(Written for BarleyCorn, May 1994, All Rights Reserved.)
Reproduced with permission of the author.
The year was 1516 A.D. The western world was rising from the ashes of the dark ages. In Germany, the Elector of Bavaria proclaimed the Reinheitsgebot, the world's first beer purity law, which allowed for only water, malted barley, later malted wheat, and hops to be used in brewing (Yeast, of course, was taken for granted). The Reinheitsgebot was necessary because German brewers had begun using questionable ingredients (including animal parts) in their beer, resulting in a somewhat deleterious effect on the public health.
Experimentation in brewing hadn't begun in Germany, however. Beer (by broad definition any fermented beverage made from grain) already had a long and colorful history as one of mankind's oldest beverages. Nearly every culture, with the exception of the Eskimo & the Australian aborigine, had extracted sugar from grains and produced at least one alcoholic beverage.
From earliest times, these beverages were viewed as safe & nutritious supplements to the everyday diet, but they were also seen as gateways to the universe inhabited by the gods. Unlike modern society, where altering of consciousness is perceived as an attempted escape from reality, most pre-industrial cultures viewed intoxication as a genuinely religious experience.
Much was happening in the world at the time of the Reinheitsgebot. In South America, an extraordinary culture with a very different brewing tradition was just reaching its apex. A highly advanced agricultural and engineering society, it lacked a written language and knowledge of the wheel, but it extended its influence to well over half a continent.
The Inca Empire (Tawantinsuyu to its inhabitants, literally "Unity of Four Parts") was consolidated in the year 1438, when a Cuzco-based confederacy led by Pachakuti Inka Yupanki defeated the Chanka tribe of the north and took control of an area comprising modern-day Ecuador, Peru, Bolivia, half of Chile, and the northwest corner of Argentina.
It all lasted barely 100 years. By 1521, Hernando Cortez had conquered Mexico and unleashed a plague of diseases that quickly spread through the continent. The Inca king Wayna Qhapaq and at least a third of his subjects were killed by smallpox in 1525. The war of succession launched by the king's surviving sons resulted in the deaths of thousands more. By the time Francisco Pizarro and his "army" of 30 conquistadors arrived in 1532, there was little left to conquer. The last Inca ruler, Atau Wallpa, was put to death in 1533 shortly after Pizarro ordered his weight in gold and silver as ransom for his release (a promise, like many others made by the Spanish, never fulfilled).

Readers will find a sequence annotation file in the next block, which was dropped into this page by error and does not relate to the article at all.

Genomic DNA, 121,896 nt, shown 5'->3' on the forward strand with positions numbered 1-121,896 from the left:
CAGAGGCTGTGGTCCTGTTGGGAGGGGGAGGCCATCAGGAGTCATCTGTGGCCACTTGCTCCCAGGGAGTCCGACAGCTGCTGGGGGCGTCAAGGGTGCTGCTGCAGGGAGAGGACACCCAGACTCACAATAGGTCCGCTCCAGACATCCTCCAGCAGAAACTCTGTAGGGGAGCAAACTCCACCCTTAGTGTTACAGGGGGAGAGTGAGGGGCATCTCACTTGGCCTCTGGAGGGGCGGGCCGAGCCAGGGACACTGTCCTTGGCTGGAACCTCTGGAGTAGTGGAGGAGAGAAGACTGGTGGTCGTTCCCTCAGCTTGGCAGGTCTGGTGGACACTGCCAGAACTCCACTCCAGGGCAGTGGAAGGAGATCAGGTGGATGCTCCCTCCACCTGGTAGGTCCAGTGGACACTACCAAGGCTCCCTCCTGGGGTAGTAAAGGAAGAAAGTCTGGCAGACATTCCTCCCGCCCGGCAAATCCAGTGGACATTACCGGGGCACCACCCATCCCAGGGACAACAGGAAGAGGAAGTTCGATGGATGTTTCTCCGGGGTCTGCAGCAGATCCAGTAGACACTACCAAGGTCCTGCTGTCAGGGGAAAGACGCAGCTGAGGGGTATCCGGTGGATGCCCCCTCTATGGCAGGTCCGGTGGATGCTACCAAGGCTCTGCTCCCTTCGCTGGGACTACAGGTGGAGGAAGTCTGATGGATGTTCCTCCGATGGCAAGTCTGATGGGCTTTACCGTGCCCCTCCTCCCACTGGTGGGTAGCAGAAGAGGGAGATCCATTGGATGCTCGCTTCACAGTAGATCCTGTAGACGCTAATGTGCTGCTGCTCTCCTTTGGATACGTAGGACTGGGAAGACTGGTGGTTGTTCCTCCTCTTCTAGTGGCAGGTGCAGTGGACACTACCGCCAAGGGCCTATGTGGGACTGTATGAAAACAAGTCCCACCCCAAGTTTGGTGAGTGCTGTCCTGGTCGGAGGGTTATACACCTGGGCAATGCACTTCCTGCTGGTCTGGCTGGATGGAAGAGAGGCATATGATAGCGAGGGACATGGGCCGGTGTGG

Despite its short existance, the Inca empire made great strides in agricultural engineering and high-altitude food preservation. Two crops became food staples - potatoes (which were developed in the Andes), and maize (corn).
Fresh potatoes were cut in pieces and laid on rooftops, exposed to the freezing temperatures of the Andean night followed by the warmth and dryness of the day. The resulting product was called ch'unu (ch'oonyu), the first "freeze-dried" food. It could be stored indefinitely and transported easily, and it was a primary energy source of the "runners" who transported goods and information along the vast system of high-altitude roadways connecting the empire.
Maize served as the raw material for a fermented beverage that came to be valued as highly as gold, a beverage that played a key role in the economics of the empire. It was called aqa (a'kha) in Quechua, the language of the high Andes, and kusa (koo'sa) in Aymara, the language of the altiplano and low country. The Spaniards called it chicha, a word derived from the Spanish "chichal", meaning "saliva" or "to spit".
The name comes from the beer's early method of production. Andean people for centuries had found saliva to be an effective means for converting starches in grains to fermentable sugars. This discovery likely dated from the earliest times of grain cultivation, although the exact nature of the process (amylolytic enzymes found in saliva), was not identified until the last century.
Beers made from salivated roots and grains had been brewed in Central and South America long before the time of the Incas. The people of the Amazon basin brewed a beer called masato from dried, roasted and chewed manioc root a thousand years before the conquest. Other indigenous beers were brewed from salivated quinoa, algaroba (seeds of the carob tree), and various fruits and vegetables.